Broadcaster, cable network team up on HD coverage
Cable viewers of this year's U.S. Open will get to see the tennis tournament a whole new way.
While viewers of the CBS schedule have watched the tournament unfold on network TV in high-definition -- a medium that brought the crisp image of tennis balls smacking outside the line up close and personal -- this year CBS is joining forces with USA Networks to offer viewers a double-dose of HD tennis.
For the first time, the cable network will this year broadcast several days of the tournament in HD. While CBS will handle weekend coverage, USA Networks will show the tournament on cable in HD for four nights during its second week. USA Networks' HD simulcast will be available on separate channels on DirecTV and some cable networks.
America's top tennis event will begin Aug. 25 and run until to Sept. 7 at the National Tennis Center in Flushing, N.Y., in Queens. Rather than complicating the technical setup, working in conjunction with USA Networks will be a boon for CBS, said Ken Aagaard, senior VP of Operations for CBS Sports. "It's actually a good move for us. As the host broadcaster of this event, we come in with our own HD facilities. USA will use our trucks, cameras and people, and it's all already in place."
CBS will again use a digital truck from Core Digital, which can handle HD and SD simultaneously and was used by CBS for its college football HD coverage. Equipment within the truck includes a Sony MVS-8000 4 M/E live broadcast switcher and an SSL Axiom MT digital audio production console. "It was a waste not to be able to use [the multifunctional truck] during the weekdays, so we're really excited about this," Aagaard said. An added benefit: "Working with USA helps us pay for some of the incremental costs as well."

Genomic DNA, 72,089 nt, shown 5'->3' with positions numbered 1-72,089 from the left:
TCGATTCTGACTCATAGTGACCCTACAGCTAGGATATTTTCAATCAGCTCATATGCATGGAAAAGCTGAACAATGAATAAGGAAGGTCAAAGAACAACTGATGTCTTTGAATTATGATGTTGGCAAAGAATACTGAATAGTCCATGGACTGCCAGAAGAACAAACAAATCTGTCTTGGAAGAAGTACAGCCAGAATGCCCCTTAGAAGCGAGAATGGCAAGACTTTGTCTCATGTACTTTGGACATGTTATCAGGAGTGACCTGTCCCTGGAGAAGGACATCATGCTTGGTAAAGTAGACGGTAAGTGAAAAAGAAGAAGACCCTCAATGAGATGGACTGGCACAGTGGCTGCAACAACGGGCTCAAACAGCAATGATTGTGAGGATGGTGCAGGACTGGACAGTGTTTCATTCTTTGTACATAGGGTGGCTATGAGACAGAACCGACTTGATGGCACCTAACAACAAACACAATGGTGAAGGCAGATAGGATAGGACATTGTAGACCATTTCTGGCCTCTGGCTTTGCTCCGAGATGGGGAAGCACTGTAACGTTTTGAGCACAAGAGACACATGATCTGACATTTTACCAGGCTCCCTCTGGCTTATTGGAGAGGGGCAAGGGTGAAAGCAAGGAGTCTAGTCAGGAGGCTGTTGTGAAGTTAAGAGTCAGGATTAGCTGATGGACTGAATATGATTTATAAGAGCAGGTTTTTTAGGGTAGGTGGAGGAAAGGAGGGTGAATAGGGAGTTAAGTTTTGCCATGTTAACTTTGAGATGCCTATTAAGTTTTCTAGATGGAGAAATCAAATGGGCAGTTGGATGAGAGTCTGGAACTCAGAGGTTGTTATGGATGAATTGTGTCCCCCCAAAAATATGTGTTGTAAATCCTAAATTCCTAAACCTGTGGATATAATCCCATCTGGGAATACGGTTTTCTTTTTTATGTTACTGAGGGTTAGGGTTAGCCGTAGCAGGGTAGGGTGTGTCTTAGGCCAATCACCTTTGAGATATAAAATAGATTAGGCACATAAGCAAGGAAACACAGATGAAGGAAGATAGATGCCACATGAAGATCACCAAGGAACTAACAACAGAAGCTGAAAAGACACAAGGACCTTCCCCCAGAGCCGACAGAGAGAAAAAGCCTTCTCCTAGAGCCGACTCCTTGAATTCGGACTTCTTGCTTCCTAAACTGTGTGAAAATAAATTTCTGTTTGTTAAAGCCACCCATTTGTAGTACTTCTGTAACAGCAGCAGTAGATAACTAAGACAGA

CBS will use 56 cameras -- 16 native HD, namely Sony BVP 900s and Ikegami HDK 790s -- to cover the two-week-long event. The Tiffany Network will also again bring out its much-talked about Mac Cam, a group of high-speed cameras placed on the "out" line to get an undebatable glimpse of whether the ball was out or in.
USA will offer its cable viewers a different glimpse how technology can end the "is it in, or is it out?" argument with its Hawk Eye technology, a graphic display that illustrates just where a returned volley has landed.
This year, CBS will use a crane camera outside of center court, similar to the setup that USA used during last year's Open. The crane will be positioned within the National Tennis Center but just outside of Arthur Ashe Stadium, a 23,000-seat venue known as the facility's famed center court. "We were trying get the flavor of all the people that are there, and be able to show some of the excitement that happens at the center," Aagaard said. A standard HD handheld camera will be used on the crane.
CBS also plans to use 5.1 digital audio for the audio portion of the HD broadcast.
Susan Ashworth is the former editor of TV Technology. In addition to her work covering the broadcast television industry, she has served as editor of two housing finance magazines and written about topics as varied as education, radio, chess, music and sports. Outside of her life as a writer, she recently served as president of a local nonprofit organization supporting girls in baseball.
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